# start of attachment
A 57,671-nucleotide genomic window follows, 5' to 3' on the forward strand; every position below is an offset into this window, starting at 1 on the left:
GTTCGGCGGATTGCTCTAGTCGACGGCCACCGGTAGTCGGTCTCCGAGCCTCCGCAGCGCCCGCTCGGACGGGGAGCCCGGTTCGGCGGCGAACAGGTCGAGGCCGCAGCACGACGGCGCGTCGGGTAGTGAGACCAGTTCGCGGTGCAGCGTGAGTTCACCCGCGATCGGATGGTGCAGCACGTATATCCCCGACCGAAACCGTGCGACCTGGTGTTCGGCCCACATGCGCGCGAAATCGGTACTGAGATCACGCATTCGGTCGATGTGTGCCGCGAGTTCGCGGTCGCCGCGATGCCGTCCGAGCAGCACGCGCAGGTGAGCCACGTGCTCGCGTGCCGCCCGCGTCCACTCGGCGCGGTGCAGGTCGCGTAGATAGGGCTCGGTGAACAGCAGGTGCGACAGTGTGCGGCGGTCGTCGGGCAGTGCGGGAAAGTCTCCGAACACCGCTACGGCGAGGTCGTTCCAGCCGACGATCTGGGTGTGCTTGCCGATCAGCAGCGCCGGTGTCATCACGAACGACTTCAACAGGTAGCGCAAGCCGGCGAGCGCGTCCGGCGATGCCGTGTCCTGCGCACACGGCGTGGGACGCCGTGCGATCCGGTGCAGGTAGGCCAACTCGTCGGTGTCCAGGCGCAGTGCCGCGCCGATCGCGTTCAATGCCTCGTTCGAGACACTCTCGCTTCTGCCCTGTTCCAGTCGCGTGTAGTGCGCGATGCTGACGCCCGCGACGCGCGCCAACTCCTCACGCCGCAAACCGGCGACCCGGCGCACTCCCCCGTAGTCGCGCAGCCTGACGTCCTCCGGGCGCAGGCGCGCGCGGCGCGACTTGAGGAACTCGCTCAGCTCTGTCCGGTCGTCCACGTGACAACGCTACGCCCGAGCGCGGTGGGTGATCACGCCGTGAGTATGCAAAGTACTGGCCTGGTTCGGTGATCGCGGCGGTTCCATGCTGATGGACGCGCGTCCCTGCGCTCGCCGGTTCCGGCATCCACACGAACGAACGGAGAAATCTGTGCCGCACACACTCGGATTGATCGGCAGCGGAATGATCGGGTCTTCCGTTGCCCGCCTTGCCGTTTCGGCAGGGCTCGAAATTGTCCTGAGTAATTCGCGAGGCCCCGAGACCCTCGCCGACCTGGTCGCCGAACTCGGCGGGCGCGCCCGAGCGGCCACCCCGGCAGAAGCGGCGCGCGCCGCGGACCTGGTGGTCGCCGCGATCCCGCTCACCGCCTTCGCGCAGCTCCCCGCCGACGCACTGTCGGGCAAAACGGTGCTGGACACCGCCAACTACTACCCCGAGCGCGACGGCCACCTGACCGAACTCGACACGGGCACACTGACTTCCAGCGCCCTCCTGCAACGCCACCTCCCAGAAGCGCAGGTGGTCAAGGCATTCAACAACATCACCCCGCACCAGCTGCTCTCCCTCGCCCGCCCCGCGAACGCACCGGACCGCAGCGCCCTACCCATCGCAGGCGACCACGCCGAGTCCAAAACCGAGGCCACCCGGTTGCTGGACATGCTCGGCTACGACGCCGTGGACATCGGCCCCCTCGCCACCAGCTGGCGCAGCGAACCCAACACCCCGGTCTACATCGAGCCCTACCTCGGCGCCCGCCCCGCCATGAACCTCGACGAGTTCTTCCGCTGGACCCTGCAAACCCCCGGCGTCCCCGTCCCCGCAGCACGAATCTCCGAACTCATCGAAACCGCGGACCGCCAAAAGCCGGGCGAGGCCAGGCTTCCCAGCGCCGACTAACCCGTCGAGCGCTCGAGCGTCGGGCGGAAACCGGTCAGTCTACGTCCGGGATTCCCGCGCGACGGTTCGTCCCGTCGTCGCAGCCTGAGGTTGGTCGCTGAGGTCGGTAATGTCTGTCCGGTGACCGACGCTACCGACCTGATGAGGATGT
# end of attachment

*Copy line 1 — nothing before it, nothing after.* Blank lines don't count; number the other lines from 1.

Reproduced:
A 57,671-nucleotide genomic window follows, 5' to 3' on the forward strand; every position below is an offset into this window, starting at 1 on the left: